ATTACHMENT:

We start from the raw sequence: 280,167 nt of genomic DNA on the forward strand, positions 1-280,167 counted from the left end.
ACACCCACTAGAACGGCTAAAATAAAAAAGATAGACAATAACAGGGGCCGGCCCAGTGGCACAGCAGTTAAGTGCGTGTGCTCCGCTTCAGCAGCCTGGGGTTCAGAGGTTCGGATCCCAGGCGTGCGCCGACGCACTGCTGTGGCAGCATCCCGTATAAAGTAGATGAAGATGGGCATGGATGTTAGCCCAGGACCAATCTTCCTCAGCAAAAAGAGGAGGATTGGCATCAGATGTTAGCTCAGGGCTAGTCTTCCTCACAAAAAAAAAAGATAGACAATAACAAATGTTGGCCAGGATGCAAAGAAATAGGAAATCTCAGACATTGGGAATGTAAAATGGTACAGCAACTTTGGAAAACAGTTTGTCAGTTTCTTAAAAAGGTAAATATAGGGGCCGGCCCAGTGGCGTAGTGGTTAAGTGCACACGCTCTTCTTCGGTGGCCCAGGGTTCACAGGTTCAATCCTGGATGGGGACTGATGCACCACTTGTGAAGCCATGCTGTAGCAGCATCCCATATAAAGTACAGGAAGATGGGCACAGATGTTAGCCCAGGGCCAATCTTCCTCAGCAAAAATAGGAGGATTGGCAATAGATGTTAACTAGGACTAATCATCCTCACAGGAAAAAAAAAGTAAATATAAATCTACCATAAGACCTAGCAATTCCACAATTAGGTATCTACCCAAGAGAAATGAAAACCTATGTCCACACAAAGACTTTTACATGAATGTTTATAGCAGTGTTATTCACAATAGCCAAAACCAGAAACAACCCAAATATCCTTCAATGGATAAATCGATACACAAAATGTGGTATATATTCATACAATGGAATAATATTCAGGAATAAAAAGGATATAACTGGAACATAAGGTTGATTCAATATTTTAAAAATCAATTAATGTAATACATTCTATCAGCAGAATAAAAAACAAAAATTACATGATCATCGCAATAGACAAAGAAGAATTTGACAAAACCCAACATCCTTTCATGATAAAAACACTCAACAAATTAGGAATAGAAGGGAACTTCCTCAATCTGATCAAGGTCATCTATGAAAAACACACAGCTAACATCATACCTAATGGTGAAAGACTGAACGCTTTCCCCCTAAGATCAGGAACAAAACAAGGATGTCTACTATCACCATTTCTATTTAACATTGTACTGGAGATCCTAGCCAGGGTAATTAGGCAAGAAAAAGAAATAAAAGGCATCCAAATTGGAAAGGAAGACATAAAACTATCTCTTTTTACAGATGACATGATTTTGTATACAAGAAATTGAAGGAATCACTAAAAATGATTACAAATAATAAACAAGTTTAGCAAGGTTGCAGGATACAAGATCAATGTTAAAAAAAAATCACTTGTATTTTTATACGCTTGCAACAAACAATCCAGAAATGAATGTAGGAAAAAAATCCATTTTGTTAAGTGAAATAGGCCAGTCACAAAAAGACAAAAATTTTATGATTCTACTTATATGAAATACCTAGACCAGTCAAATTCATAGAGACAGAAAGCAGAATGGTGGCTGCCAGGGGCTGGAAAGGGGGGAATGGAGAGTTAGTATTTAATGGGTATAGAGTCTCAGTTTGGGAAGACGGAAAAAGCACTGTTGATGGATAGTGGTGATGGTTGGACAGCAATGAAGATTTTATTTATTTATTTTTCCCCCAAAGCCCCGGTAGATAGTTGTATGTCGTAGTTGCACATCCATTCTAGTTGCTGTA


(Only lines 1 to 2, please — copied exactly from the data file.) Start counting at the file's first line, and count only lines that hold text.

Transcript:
We start from the raw sequence: 280,167 nt of genomic DNA on the forward strand, positions 1-280,167 counted from the left end.
ACACCCACTAGAACGGCTAAAATAAAAAAGATAGACAATAACAGGGGCCGGCCCAGTGGCACAGCAGTTAAGTGCGTGTGCTCCGCTTCAGCAGCCTGGGGTTCAGAGGTTCGGATCCCAGGCGTGCGCCGACGCACTGCTGTGGCAGCATCCCGTATAAAGTAGATGAAGATGGGCATGGATGTTAGCCCAGGACCAATCTTCCTCAGCAAAAAGAGGAGGATTGGCATCAGATGTTAGCTCAGGGCTAGTCTTCCTCACAAAAAAAAAAGATAGACAATAACAAATGTTGGCCAGGATGCAAAGAAATAGGAAATCTCAGACATTGGGAATGTAAAATGGTACAGCAACTTTGGAAAACAGTTTGTCAGTTTCTTAAAAAGGTAAATATAGGGGCCGGCCCAGTGGCGTAGTGGTTAAGTGCACACGCTCTTCTTCGGTGGCCCAGGGTTCACAGGTTCAATCCTGGATGGGGACTGATGCACCACTTGTGAAGCCATGCTGTAGCAGCATCCCATATAAAGTACAGGAAGATGGGCACAGATGTTAGCCCAGGGCCAATCTTCCTCAGCAAAAATAGGAGGATTGGCAATAGATGTTAACTAGGACTAATCATCCTCACAGGAAAAAAAAAGTAAATATAAATCTACCATAAGACCTAGCAATTCCACAATTAGGTATCTACCCAAGAGAAATGAAAACCTATGTCCACACAAAGACTTTTACATGAATGTTTATAGCAGTGTTATTCACAATAGCCAAAACCAGAAACAACCCAAATATCCTTCAATGGATAAATCGATACACAAAATGTGGTATATATTCATACAATGGAATAATATTCAGGAATAAAAAGGATATAACTGGAACATAAGGTTGATTCAATATTTTAAAAATCAATTAATGTAATACATTCTATCAGCAGAATAAAAAACAAAAATTACATGATCATCGCAATAGACAAAGAAGAATTTGACAAAACCCAACATCCTTTCATGATAAAAACACTCAACAAATTAGGAATAGAAGGGAACTTCCTCAATCTGATCAAGGTCATCTATGAAAAACACACAGCTAACATCATACCTAATGGTGAAAGACTGAACGCTTTCCCCCTAAGATCAGGAACAAAACAAGGATGTCTACTATCACCATTTCTATTTAACATTGTACTGGAGATCCTAGCCAGGGTAATTAGGCAAGAAAAAGAAATAAAAGGCATCCAAATTGGAAAGGAAGACATAAAACTATCTCTTTTTACAGATGACATGATTTTGTATACAAGAAATTGAAGGAATCACTAAAAATGATTACAAATAATAAACAAGTTTAGCAAGGTTGCAGGATACAAGATCAATGTTAAAAAAAAATCACTTGTATTTTTATACGCTTGCAACAAACAATCCAGAAATGAATGTAGGAAAAAAATCCATTTTGTTAAGTGAAATAGGCCAGTCACAAAAAGACAAAAATTTTATGATTCTACTTATATGAAATACCTAGACCAGTCAAATTCATAGAGACAGAAAGCAGAATGGTGGCTGCCAGGGGCTGGAAAGGGGGGAATGGAGAGTTAGTATTTAATGGGTATAGAGTCTCAGTTTGGGAAGACGGAAAAAGCACTGTTGATGGATAGTGGTGATGGTTGGACAGCAATGAAGATTTTATTTATTTATTTTTCCCCCAAAGCCCCGGTAGATAGTTGTATGTCGTAGTTGCACATCCATTCTAGTTGCTGTA